Chemicals used in unconventional oil and gas (UOG) operations can act as endocrine disrupting chemicals and metabolic disruptors. The authors have reported altered energy expenditure and activity in C57BL/6J mice that were preconceptionally, gestationally, and lactationally exposed via maternal drinking water to a laboratory-created mixture of 23 UOG chemicals from gestational day 1 to postnatal day 21 in 7-month-old female mice with no change in body composition. The authors hypothesised that allowing the mice to age and exposing them to a high fat, high sugar diet might reveal underlying changes in energy balance. To investigate whether aging and metabolic challenge would exacerbate this phenotype, these mice were aged to 12 months and given a high fat, high sugar diet (HFHSD) challenge. The short 3-day HFHSD challenge increased body weight and fasting blood glucose in all mice. Developmental exposure to the 23 UOG mixture was associated with increased activity and non-resting energy expenditure in the light cycle, increased exploratory behaviour in the elevated plus maze test, and decreased sleep in 12-month female mice. Each of these effects was seen in the light cycle when mice are normally less active. Further studies are needed to better understand the behavioural changes observed after developmental exposure to UOG chemicals.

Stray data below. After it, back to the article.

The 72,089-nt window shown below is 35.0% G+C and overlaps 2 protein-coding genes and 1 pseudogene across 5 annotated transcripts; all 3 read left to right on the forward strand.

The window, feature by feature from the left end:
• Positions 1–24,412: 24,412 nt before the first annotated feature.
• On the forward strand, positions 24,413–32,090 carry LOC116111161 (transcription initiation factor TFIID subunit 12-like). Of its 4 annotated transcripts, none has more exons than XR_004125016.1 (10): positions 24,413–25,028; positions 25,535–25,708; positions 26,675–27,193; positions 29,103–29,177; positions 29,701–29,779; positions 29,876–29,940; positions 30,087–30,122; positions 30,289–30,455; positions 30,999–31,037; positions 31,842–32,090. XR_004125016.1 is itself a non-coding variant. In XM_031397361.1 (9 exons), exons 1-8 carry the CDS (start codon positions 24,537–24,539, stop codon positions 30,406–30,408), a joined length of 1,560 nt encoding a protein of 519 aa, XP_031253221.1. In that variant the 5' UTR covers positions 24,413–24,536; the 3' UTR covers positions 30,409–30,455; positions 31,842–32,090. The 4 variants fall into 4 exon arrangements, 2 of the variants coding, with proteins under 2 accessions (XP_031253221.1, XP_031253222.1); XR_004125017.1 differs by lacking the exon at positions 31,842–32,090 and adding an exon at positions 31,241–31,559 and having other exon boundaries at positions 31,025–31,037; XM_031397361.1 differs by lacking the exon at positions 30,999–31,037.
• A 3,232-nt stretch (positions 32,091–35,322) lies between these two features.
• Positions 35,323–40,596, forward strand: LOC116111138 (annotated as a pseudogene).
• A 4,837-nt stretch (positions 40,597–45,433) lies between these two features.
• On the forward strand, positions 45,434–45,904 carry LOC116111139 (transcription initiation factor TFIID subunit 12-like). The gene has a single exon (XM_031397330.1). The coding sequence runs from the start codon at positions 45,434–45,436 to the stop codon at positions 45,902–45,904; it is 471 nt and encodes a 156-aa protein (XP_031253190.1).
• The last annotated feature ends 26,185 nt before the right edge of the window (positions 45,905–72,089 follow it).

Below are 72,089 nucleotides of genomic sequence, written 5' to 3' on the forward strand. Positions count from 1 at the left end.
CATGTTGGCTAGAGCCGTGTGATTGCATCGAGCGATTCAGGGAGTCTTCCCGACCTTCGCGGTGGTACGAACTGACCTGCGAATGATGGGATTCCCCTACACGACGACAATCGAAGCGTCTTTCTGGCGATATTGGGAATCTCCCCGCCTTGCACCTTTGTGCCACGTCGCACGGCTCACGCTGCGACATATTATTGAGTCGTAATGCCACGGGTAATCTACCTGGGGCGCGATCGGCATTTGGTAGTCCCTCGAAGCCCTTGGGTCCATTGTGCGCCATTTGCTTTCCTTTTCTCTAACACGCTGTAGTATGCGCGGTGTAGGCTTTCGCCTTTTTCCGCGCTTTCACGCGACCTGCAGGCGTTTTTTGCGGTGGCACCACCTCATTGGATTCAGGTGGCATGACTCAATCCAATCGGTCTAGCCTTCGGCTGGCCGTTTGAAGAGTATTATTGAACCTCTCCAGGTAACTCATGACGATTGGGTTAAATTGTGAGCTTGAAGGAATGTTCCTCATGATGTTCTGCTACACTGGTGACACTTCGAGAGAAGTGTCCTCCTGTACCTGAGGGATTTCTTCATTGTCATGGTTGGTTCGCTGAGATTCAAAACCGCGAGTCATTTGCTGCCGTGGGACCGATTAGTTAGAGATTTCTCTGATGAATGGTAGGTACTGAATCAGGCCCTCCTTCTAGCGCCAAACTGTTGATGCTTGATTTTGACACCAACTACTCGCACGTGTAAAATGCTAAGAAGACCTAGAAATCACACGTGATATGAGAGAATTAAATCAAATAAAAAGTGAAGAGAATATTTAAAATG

Authors: Balise VD, Cornelius-Green JN, Parmenter B, Baxter S, Kassotis CD, Rector RS, Thyfault JP, Paterlini S, Palanza P, Ruiz D, Sargis R, Nagel SC.
; Full Source: Frontiers in Endocrinology (Lausanne). 2019 Jul 25; 10:460. doi: 10.3389/fendo.2019.00460. eCollection 2019.